Barbara and Van make breakfast, usually at around 6:30 a.m. and then serve breakfast until 10 a.m. They then spend a few hours cleaning, running errands and waiting for the next batch of guests to check in between 4 p.m. and 6 p.m. After the guests arrive, Barbara and Van may or may not be tethered to the house.
“You try and read the guests. Some guests want to be left alone, some don’t,” Van said. “A couple of nights ago I spent the whole evening playing pool with a guest from Canada.”
The couple’s bedroom is on the same floor as the two guest rooms, but a few years ago they remodeled the attic into a private living area to escape from the public space.
Barbara said the important thing for bed-and-breakfast owners to remember is that they are in charge. After the first 10 years, they mastered the art of blocking out time to not accept guests.
“You’re running it, it’s not running you,” Barbara said.
But Barbara occasionally thinks it would be nice to let their cat out of the attic, or to walk downstairs in the morning without being fully dressed with her hair done.
“We’re always on the two-year plan. We sometimes think about selling it, but that would be so much work,” she said.
After the DeFreytases sold the North Garden Inn, they bought a 30-acre farm in Ferndale and have been traveling all over the world. Frank said they both appreciate their newfound independence.
“Instead of the visitors coming to us, we are the visitors,” he said. “We’ve switched parts.”
The current owner of the North Garden Inn, Mike Hays, decided to close the inn in September because it wasn’t consistently profitable, he said. He is converting the eight-room house into apartments, a move that represents a nationwide trend.
Changes in the industry
Across the United States, many bed-and-breakfasts have been selling as private residences or converted to rentals, Silvernail said.
In Washington, Silvernail estimated that half of this year’s sales of bed-and-breakfasts have been sold as private residences or rentals instead of to new innkeepers, an increase from past years.
Chung has hit on that trend and now offers extended stays at her bed-and-breakfast where guests can rent rooms by the month.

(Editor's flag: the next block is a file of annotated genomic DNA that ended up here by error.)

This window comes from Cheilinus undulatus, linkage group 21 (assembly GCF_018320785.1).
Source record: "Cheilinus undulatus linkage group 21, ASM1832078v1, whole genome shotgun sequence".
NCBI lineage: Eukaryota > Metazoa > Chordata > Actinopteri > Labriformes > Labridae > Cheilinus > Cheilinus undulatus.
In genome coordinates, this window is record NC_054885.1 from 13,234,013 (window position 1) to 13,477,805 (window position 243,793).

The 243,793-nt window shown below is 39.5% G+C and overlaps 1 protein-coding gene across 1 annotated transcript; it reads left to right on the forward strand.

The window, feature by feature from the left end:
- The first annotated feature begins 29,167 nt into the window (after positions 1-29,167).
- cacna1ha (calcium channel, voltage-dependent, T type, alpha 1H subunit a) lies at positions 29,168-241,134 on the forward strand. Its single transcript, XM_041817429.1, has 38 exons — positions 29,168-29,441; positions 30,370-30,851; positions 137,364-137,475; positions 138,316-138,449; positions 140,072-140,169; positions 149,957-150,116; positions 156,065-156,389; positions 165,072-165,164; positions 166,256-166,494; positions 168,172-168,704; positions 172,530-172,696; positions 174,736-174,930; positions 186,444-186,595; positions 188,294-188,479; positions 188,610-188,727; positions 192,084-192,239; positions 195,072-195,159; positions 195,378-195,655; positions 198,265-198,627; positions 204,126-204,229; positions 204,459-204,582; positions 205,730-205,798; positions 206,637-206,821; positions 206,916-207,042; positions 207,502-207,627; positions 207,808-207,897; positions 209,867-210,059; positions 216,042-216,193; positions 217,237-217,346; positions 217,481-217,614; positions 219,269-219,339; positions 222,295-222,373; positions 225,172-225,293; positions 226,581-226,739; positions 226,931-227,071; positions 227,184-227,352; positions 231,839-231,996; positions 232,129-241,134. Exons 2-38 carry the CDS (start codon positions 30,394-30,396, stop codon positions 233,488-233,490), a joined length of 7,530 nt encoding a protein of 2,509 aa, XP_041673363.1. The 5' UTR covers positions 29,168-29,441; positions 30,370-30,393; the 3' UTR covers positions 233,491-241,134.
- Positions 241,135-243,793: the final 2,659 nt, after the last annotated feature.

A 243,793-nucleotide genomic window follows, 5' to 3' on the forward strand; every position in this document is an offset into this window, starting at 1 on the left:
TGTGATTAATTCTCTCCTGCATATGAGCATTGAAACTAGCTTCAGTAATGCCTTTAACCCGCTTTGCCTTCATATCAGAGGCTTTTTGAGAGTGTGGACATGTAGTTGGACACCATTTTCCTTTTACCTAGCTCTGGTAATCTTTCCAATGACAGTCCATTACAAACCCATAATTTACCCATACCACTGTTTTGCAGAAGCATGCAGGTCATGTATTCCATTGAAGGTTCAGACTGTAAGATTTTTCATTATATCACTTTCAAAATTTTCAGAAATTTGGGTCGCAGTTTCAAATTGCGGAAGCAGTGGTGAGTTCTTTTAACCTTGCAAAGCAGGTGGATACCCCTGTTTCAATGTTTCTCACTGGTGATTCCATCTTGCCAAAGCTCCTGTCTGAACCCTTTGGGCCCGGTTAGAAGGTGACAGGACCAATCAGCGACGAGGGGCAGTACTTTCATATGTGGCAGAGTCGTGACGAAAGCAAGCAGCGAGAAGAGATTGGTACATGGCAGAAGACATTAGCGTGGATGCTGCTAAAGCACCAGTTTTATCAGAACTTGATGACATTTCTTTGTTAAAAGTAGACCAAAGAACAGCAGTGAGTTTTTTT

Barbara and Van, who own rental property in Bellingham, said they could see how houses might be more worthwhile as rentals than as bed-and-breakfasts.
Usually, when one closes in Whatcom County, Barbara said another takes its place.
“But it doesn’t seem like that’s happening now,” she said.
The 2000 Bellingham phone book lists 23 bed-and-breakfasts in Whatcom County, while the 2006 book lists only seven.
Compounded with the increase in sales of bed-and-breakfasts as private residences, there is a trend for tourists to stay at smaller and/or boutique hotels, such as the Chrysalis Inn and the Fairhaven Village Inn — both of which opened within the last seven years, said John Cooper, president of Bellingham Whatcom County Tourism.
“Though they’re not the same, they compete for the same type of visitor,” he said. “There’s still a place for bed-and-breakfasts, but it’s a challenging business.”
Despite the trend, Barbara and Van, as well as Chung, are secure that their guests will keep coming back.
“What’s interesting is that hotels and motels basically adopted some of the (bed-and-breakfast) amenities, like having a breakfast — you can get a continental breakfast at almost any hotel you stay at,” Barbara said. “But that’s not really what people want, just food. I think people also want to feel like they are staying with someone local.”
Chung said business is booming for her bed-and-breakfast, possibly because of the recent closures of others in town.
“My problem is I don’t have enough rooms,” she said. “Those who stay at bed-and-breakfasts don’t go back to hotels.”
For now, it looks like at least two Bellingham bed-and-breakfast owners won’t be giving the profession up for endless days of bathrobe lounging or the luxury of a messy living room anytime soon.